I am currently attempting to grow a sunflower. As a teenager I got a mini cactus in my room because I didn’t trust myself with taking care of a standard houseplant. It turns out my bedroom must have been a harsher climate than the Sahara desert because I still struggled to keep it alive for very long. Therefore the simple challenge of growing a whole flower fills me with apprehension and excitement in equal measure.

It started with filling a pot with soil, sunflower seeds, and a bit more soil, then the instructions were to keep it moist at all times and wait. Rather than my teenage tactic of instantly forgetting this and hoping for the best, I have been topping it up with the misty-spray bottle obsessively - a daily act of faith and tenderness - all the time questioning if anything will come of it. Last week the first shoot broke through the surface of the soil. Every day since either a new shoot has broken through, or I have seen the small amount of progress the existing ones have made. My favourite part is how each emerges with the seed casing still attached, like a protective helmet as it bursts through into the wider world. A simple reminder of how far they have already come, as well as how far they have to go, so long as I can keep them alive until they go outside.

God thank you for the opportunity to grow each day. Thank you that no matter how small that growth may be, we wake up each morning with the chance to build on what has gone before. We pray today you would be with us and help us lean towards the light, and we attempt to unfurl some more of the potential that has been inside us all along. We thank you for the basics that keep us alive, may we nourish and nurture each other so they may grow into the best possible versions of themselves too.

Amen.


WED 05:45 Farming Today (m0016pvl)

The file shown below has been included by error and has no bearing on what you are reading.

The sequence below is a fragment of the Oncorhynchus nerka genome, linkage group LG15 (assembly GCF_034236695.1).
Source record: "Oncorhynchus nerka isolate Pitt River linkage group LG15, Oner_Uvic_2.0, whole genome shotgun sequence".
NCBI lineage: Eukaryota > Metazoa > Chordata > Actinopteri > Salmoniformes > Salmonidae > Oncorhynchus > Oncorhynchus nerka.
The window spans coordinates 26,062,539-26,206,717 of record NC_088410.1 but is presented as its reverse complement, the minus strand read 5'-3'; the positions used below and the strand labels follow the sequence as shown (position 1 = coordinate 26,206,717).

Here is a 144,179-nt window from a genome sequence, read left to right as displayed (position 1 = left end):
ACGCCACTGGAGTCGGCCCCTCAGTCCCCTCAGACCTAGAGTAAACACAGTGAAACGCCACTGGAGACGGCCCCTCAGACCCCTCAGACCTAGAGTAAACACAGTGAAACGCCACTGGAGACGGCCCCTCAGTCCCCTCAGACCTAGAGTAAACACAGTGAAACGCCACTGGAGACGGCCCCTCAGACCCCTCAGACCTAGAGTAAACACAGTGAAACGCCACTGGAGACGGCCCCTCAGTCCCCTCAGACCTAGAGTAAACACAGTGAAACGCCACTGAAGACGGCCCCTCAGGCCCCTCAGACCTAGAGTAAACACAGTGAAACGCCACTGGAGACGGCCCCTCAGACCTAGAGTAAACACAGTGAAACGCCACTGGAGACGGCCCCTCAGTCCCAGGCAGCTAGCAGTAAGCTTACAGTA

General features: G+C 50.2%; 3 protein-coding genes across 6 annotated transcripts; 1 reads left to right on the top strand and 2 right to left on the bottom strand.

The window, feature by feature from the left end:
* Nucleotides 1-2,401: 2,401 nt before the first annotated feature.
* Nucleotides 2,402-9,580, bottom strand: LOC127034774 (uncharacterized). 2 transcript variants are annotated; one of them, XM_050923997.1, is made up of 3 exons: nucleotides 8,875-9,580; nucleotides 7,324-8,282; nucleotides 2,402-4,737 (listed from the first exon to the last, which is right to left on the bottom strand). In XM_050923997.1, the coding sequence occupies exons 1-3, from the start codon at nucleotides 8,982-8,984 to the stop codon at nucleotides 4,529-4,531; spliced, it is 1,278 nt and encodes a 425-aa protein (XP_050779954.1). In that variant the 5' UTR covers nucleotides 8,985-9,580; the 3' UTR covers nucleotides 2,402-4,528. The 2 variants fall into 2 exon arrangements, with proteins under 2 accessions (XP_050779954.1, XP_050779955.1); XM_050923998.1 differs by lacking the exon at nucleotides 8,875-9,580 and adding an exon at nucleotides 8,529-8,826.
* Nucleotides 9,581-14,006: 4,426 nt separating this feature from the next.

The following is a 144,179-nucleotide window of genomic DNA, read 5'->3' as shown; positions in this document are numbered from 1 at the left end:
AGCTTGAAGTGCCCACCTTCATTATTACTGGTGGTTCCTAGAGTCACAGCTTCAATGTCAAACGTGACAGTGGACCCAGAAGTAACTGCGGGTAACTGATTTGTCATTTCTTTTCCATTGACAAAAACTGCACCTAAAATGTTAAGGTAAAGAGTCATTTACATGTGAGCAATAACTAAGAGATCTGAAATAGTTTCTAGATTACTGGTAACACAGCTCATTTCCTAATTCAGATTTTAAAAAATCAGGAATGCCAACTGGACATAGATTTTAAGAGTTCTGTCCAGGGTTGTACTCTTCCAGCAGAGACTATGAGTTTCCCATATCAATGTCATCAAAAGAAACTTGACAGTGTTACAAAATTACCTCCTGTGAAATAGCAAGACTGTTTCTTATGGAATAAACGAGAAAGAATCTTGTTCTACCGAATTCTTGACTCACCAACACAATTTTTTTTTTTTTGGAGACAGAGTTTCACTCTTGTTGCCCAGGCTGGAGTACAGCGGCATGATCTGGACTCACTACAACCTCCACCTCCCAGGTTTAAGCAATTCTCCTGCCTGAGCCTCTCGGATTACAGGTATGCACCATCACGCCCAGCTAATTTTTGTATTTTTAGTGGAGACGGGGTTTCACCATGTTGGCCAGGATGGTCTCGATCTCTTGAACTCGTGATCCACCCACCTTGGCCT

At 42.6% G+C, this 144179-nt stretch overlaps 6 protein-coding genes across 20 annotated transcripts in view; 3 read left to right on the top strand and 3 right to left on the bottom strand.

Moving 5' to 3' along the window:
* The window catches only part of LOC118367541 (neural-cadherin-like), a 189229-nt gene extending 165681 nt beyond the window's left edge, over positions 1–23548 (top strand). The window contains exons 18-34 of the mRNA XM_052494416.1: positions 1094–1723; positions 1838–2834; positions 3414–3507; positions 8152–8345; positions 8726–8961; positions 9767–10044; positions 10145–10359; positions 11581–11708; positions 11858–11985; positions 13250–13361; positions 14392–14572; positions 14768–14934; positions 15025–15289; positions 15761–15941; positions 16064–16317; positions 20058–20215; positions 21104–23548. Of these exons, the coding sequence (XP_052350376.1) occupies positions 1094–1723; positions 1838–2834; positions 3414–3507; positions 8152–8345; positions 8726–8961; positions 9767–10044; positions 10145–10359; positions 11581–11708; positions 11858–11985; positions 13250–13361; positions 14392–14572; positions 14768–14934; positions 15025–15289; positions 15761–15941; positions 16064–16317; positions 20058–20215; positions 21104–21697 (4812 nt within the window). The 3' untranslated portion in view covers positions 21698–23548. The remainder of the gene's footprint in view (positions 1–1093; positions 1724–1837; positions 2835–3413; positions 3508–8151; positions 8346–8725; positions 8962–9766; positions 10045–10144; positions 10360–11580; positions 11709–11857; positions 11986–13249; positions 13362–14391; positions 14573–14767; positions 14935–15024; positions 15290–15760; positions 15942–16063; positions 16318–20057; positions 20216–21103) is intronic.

27/04/22 - NI whistleblower, anti-fungal resistance and preventing water pollution

A former government vet at the centre of a whistleblowing scandal in Northern Ireland, has been awarded £1.25 million and an unreserved apology from the Department of Agriculture and Environment. Dr Tamara Bronckaers resigned after concerns she had raised about animal welfare and traceability weren't acted on. An industrial tribunal found she had been constructively dismissed.

Scientists have traced a connection between agricultural use of an anti-fungal spray with drug-resistant lung infections in humans. They found that some moulds in the environment have evolved drug-resistance because of the anti-fungal treatments used in timber production and farming and have gone on to infect human patients with low immunity, whose treatment could be compromised by that resistance.

And water companies that provide domestic drinking supplies spend millions of pounds a year cleaning up the water they abstract - so it can pay off for them to help farmers ensure less pollution reaches the river in the first place. We visit one farmer who has been trialling a variety of methods of growing maize as part of an initiative funded by South East Water.

Presented by Anna Hill
Produced for BBC Audio Bristol by Heather Simons.


WED 05:58 Tweet of the Day (b02tvggm)
Corn Bunting

Tweet of the Day is a series of fascinating stories about our British birds inspired by their calls and songs.

Steve Backshall begins May with the corn bunting. Corn buntings may be plain-looking birds which sing their scratchy songs from cornfields, but their private lives are a colourful affair and a single male bird may have up to 18 partners.


WED 06:00 Today (m0016ppf)
News and current affairs, including Sports Desk, Weather and Thought for the Day.


WED 09:00 Life Changing (m0016ppk)
Face value

It’s 1996 and Jill Clark has been living in Guernsey for less than a year. It’s been a glorious summer and she is looking forward to her 25th birthday. Like for most young people looks are important to her. A journey home from the pub is about to make Jill question the importance of the human face.


WED 09:30 Just One Thing - with Michael Mosley (m0016ppn)
Eat Beetroot

In this episode, Michael explores the extraordinary effects of beetroot on your body and brain – from helping lower blood pressure to keeping your brain healthy as you age. He speaks to Professor Andy Jones from the University of Exeter who has found that simply drinking a shot of beetroot juice can improve your endurance during intense exercise by 16%, and finds out why these bright red jewels can have such significant benefits on your heart, your muscles and your brain.


WED 09:45 Nothing But The Truth by the Secret Barrister (m0016pps)
Episode 3

The Secret Barrister is an anonymous junior barrister specialising in criminal law, and author of the award-winning blog of the same name. In this frank, funny and sometimes shocking memoir of their career to date, they give a revealing account of their progress to the Bar, their introduction to the legal system, and their dawning perception of the crisis at the heart of the profession and the failures of the creaking criminal justice system.